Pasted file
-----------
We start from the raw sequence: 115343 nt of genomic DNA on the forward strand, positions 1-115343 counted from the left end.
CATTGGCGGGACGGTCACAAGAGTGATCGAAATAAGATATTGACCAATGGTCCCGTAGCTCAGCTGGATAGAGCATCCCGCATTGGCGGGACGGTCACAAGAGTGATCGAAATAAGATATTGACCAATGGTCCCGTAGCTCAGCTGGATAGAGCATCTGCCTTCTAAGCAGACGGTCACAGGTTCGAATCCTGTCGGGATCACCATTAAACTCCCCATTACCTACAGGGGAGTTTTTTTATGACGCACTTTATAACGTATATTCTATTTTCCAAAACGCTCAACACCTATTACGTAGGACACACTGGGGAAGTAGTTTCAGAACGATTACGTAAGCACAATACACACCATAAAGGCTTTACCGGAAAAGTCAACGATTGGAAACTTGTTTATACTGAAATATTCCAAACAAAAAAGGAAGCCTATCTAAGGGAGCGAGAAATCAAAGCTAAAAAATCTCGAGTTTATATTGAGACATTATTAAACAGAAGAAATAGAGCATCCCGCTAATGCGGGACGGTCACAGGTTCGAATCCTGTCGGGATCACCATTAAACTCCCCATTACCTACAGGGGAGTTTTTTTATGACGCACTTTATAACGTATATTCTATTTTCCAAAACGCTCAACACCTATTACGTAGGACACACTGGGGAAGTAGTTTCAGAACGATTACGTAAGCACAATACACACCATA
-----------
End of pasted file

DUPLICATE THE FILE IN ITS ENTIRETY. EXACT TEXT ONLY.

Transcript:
We start from the raw sequence: 115343 nt of genomic DNA on the forward strand, positions 1-115343 counted from the left end.
CATTGGCGGGACGGTCACAAGAGTGATCGAAATAAGATATTGACCAATGGTCCCGTAGCTCAGCTGGATAGAGCATCCCGCATTGGCGGGACGGTCACAAGAGTGATCGAAATAAGATATTGACCAATGGTCCCGTAGCTCAGCTGGATAGAGCATCTGCCTTCTAAGCAGACGGTCACAGGTTCGAATCCTGTCGGGATCACCATTAAACTCCCCATTACCTACAGGGGAGTTTTTTTATGACGCACTTTATAACGTATATTCTATTTTCCAAAACGCTCAACACCTATTACGTAGGACACACTGGGGAAGTAGTTTCAGAACGATTACGTAAGCACAATACACACCATAAAGGCTTTACCGGAAAAGTCAACGATTGGAAACTTGTTTATACTGAAATATTCCAAACAAAAAAGGAAGCCTATCTAAGGGAGCGAGAAATCAAAGCTAAAAAATCTCGAGTTTATATTGAGACATTATTAAACAGAAGAAATAGAGCATCCCGCTAATGCGGGACGGTCACAGGTTCGAATCCTGTCGGGATCACCATTAAACTCCCCATTACCTACAGGGGAGTTTTTTTATGACGCACTTTATAACGTATATTCTATTTTCCAAAACGCTCAACACCTATTACGTAGGACACACTGGGGAAGTAGTTTCAGAACGATTACGTAAGCACAATACACACCATA